Jenn [00:16:36] And as I mentioned at the beginning of our conversation, Revel partnered with your organization this year. And our team made blankets for the elders in the Little Brothers community. What are those blankets used for?

Georgia [00:16:49] Well, let me start by giving a huge shout-out to Revel because you set the record, you set the bar, for the number of blankets, 46 blankets.

Jenn [00:17:01] We’re very competitive. So it’s no surprise we have more for you now today. I don’t know if you saw those in the lobby.

Georgia [00:17:08] I heard that! Well, I don’t know if you want to call it competitive. But you also care. You also really, really care. I mean, you’re a busy office, a busy corporation, yet you take time. You are a model for other corporations out there who I think could learn a lot from the example you set. And we just really, really appreciate that.

Jenn [00:17:38] Absolutely. Well, we had a ton of fun doing it, too, because even if people could only take 10 or 20 minutes out of their day, every single one of those blankets was made by multiple people. So there’s a lot of love and effort and care that went into making those, and a lot of fun.

Georgia [00:17:54] And, you know, you did this for us a couple of years ago.

Jenn [00:17:57] Yeah, that’s right.

Georgia [00:17:58] And we got the most wonderful card from an elder saying how much she appreciates the blanket, and how she used the blanket. She said, “I use it during the day when I’m watching television. I snuggle with it at night. It keeps me warm and cozy, keeps me warm and cozy physically. But it also keeps me warm and cozy in my heart because I know somebody made it for me. Just for me.” So how we actually use the blankets, it’s really fun actually, because when we have volunteers come in for the volunteer training, about halfway through training, we start talking about ice breakers, and then we say, “We have a wonderful surprise for you. Arrayed on the back table here you will have noticed that we have all these beautiful fleece blankets. And what we want to invite you to do is take one of those blankets with you and bring it as a gift on your first visit to your elder friend.” So that’s the impact that Revel is having by making these blankets.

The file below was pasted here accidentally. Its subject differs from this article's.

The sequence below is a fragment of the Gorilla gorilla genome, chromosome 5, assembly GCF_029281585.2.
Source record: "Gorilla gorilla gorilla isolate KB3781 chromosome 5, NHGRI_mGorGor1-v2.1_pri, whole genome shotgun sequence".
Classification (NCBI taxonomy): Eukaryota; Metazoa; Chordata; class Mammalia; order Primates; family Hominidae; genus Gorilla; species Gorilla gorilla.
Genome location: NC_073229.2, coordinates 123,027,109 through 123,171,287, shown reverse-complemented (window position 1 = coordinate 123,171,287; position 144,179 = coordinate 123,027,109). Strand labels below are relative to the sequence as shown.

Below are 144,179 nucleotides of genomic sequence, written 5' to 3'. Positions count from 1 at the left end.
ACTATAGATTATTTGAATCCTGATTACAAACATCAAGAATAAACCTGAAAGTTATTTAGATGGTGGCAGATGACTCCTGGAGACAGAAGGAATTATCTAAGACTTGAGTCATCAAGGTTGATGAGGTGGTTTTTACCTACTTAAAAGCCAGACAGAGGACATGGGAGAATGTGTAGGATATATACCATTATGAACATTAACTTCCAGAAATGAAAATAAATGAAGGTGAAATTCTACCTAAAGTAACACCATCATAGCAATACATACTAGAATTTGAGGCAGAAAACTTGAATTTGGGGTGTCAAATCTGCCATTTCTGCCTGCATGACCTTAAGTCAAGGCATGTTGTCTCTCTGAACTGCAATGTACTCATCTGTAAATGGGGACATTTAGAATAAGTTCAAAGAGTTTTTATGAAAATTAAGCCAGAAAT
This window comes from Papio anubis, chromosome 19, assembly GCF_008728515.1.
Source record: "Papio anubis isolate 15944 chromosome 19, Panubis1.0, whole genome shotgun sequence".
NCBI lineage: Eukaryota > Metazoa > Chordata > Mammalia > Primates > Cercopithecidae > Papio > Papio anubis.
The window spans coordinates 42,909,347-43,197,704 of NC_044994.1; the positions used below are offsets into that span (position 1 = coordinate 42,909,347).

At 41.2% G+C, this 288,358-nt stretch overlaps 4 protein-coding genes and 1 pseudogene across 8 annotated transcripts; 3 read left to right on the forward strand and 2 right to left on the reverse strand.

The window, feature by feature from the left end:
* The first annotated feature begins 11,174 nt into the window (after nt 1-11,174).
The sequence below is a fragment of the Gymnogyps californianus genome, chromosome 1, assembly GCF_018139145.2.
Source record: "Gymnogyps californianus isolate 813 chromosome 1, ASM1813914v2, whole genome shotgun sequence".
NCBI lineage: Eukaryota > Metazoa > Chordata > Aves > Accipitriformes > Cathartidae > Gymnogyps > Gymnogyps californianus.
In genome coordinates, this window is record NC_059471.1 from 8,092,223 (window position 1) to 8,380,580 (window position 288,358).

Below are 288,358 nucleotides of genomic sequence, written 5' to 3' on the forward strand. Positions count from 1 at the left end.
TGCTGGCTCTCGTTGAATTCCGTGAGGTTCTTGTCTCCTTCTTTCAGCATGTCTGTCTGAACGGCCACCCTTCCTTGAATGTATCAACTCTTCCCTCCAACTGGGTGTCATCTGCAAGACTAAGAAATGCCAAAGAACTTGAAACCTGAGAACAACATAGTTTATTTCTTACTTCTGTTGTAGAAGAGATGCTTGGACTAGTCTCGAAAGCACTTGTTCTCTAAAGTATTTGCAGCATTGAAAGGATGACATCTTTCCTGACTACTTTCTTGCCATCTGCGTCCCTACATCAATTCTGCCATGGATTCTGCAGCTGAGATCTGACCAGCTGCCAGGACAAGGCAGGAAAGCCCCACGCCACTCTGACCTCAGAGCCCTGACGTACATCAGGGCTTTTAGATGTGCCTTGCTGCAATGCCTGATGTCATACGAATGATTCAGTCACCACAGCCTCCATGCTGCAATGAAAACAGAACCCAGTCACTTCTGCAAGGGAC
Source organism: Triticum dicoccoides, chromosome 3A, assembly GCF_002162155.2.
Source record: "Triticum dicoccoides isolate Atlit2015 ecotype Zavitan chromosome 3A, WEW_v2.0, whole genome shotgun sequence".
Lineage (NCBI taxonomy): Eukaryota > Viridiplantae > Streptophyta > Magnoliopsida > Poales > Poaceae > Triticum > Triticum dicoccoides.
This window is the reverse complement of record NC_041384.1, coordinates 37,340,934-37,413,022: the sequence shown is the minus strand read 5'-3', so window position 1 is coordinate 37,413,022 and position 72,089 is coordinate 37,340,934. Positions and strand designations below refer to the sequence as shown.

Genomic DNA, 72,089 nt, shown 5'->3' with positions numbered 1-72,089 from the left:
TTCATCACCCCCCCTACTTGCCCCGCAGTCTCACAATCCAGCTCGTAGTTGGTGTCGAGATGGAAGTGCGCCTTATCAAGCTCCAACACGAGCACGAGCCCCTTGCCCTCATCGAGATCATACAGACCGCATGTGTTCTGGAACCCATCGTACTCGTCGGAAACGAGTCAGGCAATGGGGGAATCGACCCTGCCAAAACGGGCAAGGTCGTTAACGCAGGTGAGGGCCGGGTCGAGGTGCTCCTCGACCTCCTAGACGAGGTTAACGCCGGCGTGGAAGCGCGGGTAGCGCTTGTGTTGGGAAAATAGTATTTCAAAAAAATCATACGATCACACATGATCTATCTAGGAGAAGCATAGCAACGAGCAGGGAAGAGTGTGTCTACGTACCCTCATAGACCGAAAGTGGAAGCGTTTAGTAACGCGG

Jenn [00:19:12] That’s a great story to hear, too, because it was fun to make, but it’s even more fun to hear how they’re used. So that’s how Revel was able to get involved. How, on a personal level, can people get involved with Little Brothers – Friends of the Elderly?

Georgia [00:19:26] Well, we are always in need of visiting companions and phone companions and Friendship and Flowers visitors. And right now, heading into Christmas, we also have a really wonderful opportunity through our Home for the Holidays effort. So, again, it’s a little bit like Friendship and Flowers. Actually, I was at an event again with Express Scripts at Ridgeview Terrace. We were at that location and the elders and the volunteers decorated 200 cookies—Christmas cookies. They are beautiful. And we’ll add those to hundreds of other cookies that we will pair with a fresh-cut flower and a gift. Thrivent stopped by yesterday. I cannot tell you—we didn’t have enough room to place all the gifts that they made for our elders. So we’ll pair the gifts, the flowers, and the cookies. We’ll put all those together, and then we have the Home for the Holidays visitors who come in, wrap those beautiful things up in the warmth and kindness of their friendship and take them to deliver to elders. And we really do need more Home for the Holidays visitors. We’re inundated with cookies at this point, but we do have a need for folks who will do a visit on Christmas Eve or Christmas Day, and they just come in and pick the goodies up with us prior to Christmas.